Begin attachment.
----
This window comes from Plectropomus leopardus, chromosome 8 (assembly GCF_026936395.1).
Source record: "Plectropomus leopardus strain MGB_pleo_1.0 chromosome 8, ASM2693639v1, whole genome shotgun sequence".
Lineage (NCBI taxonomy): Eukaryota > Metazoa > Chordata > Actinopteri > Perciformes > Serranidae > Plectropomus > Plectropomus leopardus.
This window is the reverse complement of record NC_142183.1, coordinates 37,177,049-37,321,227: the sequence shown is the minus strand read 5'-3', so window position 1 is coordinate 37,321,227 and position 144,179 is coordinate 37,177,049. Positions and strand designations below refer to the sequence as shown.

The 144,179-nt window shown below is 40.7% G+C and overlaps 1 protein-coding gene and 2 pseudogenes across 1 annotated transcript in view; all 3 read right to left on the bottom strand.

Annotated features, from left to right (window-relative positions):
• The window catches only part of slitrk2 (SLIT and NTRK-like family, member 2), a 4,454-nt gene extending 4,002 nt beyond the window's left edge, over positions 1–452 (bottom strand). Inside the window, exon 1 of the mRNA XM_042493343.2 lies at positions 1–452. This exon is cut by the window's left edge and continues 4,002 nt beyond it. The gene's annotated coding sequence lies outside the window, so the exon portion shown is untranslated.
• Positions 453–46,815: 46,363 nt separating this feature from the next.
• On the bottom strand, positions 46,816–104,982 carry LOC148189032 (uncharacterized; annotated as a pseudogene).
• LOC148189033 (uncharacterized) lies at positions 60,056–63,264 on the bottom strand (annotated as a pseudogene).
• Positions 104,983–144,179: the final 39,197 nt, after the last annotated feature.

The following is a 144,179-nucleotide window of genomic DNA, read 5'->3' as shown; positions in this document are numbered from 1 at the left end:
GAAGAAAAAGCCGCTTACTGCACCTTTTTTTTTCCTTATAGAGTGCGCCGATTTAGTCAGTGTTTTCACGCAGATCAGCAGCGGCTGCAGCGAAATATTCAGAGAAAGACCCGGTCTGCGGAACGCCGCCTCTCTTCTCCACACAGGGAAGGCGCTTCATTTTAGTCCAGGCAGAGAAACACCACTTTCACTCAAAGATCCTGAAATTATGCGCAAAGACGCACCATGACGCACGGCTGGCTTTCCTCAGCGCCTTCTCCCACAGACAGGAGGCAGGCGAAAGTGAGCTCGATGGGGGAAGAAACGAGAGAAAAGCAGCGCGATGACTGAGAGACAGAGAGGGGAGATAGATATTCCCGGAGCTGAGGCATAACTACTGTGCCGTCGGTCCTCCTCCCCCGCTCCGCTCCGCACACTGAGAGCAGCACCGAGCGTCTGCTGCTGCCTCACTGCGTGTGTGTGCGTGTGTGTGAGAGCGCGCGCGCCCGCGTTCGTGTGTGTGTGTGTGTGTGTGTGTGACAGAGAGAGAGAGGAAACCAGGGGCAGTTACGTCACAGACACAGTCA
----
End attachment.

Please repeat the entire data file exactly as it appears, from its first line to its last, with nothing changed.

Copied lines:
This window comes from Plectropomus leopardus, chromosome 8 (assembly GCF_026936395.1).
Source record: "Plectropomus leopardus strain MGB_pleo_1.0 chromosome 8, ASM2693639v1, whole genome shotgun sequence".
Lineage (NCBI taxonomy): Eukaryota > Metazoa > Chordata > Actinopteri > Perciformes > Serranidae > Plectropomus > Plectropomus leopardus.
This window is the reverse complement of record NC_142183.1, coordinates 37,177,049-37,321,227: the sequence shown is the minus strand read 5'-3', so window position 1 is coordinate 37,321,227 and position 144,179 is coordinate 37,177,049. Positions and strand designations below refer to the sequence as shown.

The 144,179-nt window shown below is 40.7% G+C and overlaps 1 protein-coding gene and 2 pseudogenes across 1 annotated transcript in view; all 3 read right to left on the bottom strand.

Annotated features, from left to right (window-relative positions):
• The window catches only part of slitrk2 (SLIT and NTRK-like family, member 2), a 4,454-nt gene extending 4,002 nt beyond the window's left edge, over positions 1–452 (bottom strand). Inside the window, exon 1 of the mRNA XM_042493343.2 lies at positions 1–452. This exon is cut by the window's left edge and continues 4,002 nt beyond it. The gene's annotated coding sequence lies outside the window, so the exon portion shown is untranslated.
• Positions 453–46,815: 46,363 nt separating this feature from the next.
• On the bottom strand, positions 46,816–104,982 carry LOC148189032 (uncharacterized; annotated as a pseudogene).
• LOC148189033 (uncharacterized) lies at positions 60,056–63,264 on the bottom strand (annotated as a pseudogene).
• Positions 104,983–144,179: the final 39,197 nt, after the last annotated feature.

The following is a 144,179-nucleotide window of genomic DNA, read 5'->3' as shown; positions in this document are numbered from 1 at the left end:
GAAGAAAAAGCCGCTTACTGCACCTTTTTTTTTCCTTATAGAGTGCGCCGATTTAGTCAGTGTTTTCACGCAGATCAGCAGCGGCTGCAGCGAAATATTCAGAGAAAGACCCGGTCTGCGGAACGCCGCCTCTCTTCTCCACACAGGGAAGGCGCTTCATTTTAGTCCAGGCAGAGAAACACCACTTTCACTCAAAGATCCTGAAATTATGCGCAAAGACGCACCATGACGCACGGCTGGCTTTCCTCAGCGCCTTCTCCCACAGACAGGAGGCAGGCGAAAGTGAGCTCGATGGGGGAAGAAACGAGAGAAAAGCAGCGCGATGACTGAGAGACAGAGAGGGGAGATAGATATTCCCGGAGCTGAGGCATAACTACTGTGCCGTCGGTCCTCCTCCCCCGCTCCGCTCCGCACACTGAGAGCAGCACCGAGCGTCTGCTGCTGCCTCACTGCGTGTGTGTGCGTGTGTGTGAGAGCGCGCGCGCCCGCGTTCGTGTGTGTGTGTGTGTGTGTGTGTGACAGAGAGAGAGAGGAAACCAGGGGCAGTTACGTCACAGACACAGTCA